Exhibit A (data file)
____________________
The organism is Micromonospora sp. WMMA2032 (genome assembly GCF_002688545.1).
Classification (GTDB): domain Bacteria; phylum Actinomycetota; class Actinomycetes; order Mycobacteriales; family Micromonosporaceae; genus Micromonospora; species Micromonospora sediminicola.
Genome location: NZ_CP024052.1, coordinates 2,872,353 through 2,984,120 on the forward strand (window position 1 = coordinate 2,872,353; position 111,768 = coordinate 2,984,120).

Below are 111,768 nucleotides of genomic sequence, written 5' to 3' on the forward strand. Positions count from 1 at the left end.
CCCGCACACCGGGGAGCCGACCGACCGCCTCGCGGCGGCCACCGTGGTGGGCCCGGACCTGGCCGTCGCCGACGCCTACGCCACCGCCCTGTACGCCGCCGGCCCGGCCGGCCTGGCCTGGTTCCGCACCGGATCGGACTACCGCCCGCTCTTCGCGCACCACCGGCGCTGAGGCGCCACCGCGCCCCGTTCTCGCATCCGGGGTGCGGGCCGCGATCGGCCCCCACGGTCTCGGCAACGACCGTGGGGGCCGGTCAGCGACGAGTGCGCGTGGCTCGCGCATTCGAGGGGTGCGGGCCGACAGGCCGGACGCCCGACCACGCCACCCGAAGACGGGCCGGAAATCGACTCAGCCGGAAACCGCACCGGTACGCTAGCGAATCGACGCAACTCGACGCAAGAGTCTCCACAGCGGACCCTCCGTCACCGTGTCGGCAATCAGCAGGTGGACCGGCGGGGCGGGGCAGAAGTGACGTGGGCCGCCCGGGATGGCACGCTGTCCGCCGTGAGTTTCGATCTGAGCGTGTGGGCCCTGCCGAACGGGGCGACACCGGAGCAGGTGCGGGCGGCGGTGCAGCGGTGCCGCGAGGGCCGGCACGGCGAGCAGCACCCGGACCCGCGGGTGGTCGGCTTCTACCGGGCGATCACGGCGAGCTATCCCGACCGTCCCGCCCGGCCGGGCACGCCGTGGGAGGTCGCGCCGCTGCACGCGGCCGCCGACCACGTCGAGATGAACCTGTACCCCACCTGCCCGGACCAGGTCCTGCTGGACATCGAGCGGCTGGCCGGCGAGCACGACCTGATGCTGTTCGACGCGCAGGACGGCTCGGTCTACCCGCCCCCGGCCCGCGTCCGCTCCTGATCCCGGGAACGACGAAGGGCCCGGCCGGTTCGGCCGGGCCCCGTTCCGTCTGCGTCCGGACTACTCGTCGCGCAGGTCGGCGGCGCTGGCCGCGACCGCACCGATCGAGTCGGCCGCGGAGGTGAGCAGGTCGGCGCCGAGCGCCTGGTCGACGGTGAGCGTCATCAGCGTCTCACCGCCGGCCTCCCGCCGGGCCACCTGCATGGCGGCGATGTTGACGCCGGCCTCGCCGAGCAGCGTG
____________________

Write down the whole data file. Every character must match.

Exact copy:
The organism is Micromonospora sp. WMMA2032 (genome assembly GCF_002688545.1).
Classification (GTDB): domain Bacteria; phylum Actinomycetota; class Actinomycetes; order Mycobacteriales; family Micromonosporaceae; genus Micromonospora; species Micromonospora sediminicola.
Genome location: NZ_CP024052.1, coordinates 2,872,353 through 2,984,120 on the forward strand (window position 1 = coordinate 2,872,353; position 111,768 = coordinate 2,984,120).

Below are 111,768 nucleotides of genomic sequence, written 5' to 3' on the forward strand. Positions count from 1 at the left end.
CCCGCACACCGGGGAGCCGACCGACCGCCTCGCGGCGGCCACCGTGGTGGGCCCGGACCTGGCCGTCGCCGACGCCTACGCCACCGCCCTGTACGCCGCCGGCCCGGCCGGCCTGGCCTGGTTCCGCACCGGATCGGACTACCGCCCGCTCTTCGCGCACCACCGGCGCTGAGGCGCCACCGCGCCCCGTTCTCGCATCCGGGGTGCGGGCCGCGATCGGCCCCCACGGTCTCGGCAACGACCGTGGGGGCCGGTCAGCGACGAGTGCGCGTGGCTCGCGCATTCGAGGGGTGCGGGCCGACAGGCCGGACGCCCGACCACGCCACCCGAAGACGGGCCGGAAATCGACTCAGCCGGAAACCGCACCGGTACGCTAGCGAATCGACGCAACTCGACGCAAGAGTCTCCACAGCGGACCCTCCGTCACCGTGTCGGCAATCAGCAGGTGGACCGGCGGGGCGGGGCAGAAGTGACGTGGGCCGCCCGGGATGGCACGCTGTCCGCCGTGAGTTTCGATCTGAGCGTGTGGGCCCTGCCGAACGGGGCGACACCGGAGCAGGTGCGGGCGGCGGTGCAGCGGTGCCGCGAGGGCCGGCACGGCGAGCAGCACCCGGACCCGCGGGTGGTCGGCTTCTACCGGGCGATCACGGCGAGCTATCCCGACCGTCCCGCCCGGCCGGGCACGCCGTGGGAGGTCGCGCCGCTGCACGCGGCCGCCGACCACGTCGAGATGAACCTGTACCCCACCTGCCCGGACCAGGTCCTGCTGGACATCGAGCGGCTGGCCGGCGAGCACGACCTGATGCTGTTCGACGCGCAGGACGGCTCGGTCTACCCGCCCCCGGCCCGCGTCCGCTCCTGATCCCGGGAACGACGAAGGGCCCGGCCGGTTCGGCCGGGCCCCGTTCCGTCTGCGTCCGGACTACTCGTCGCGCAGGTCGGCGGCGCTGGCCGCGACCGCACCGATCGAGTCGGCCGCGGAGGTGAGCAGGTCGGCGCCGAGCGCCTGGTCGACGGTGAGCGTCATCAGCGTCTCACCGCCGGCCTCCCGCCGGGCCACCTGCATGGCGGCGATGTTGACGCCGGCCTCGCCGAGCAGCGTG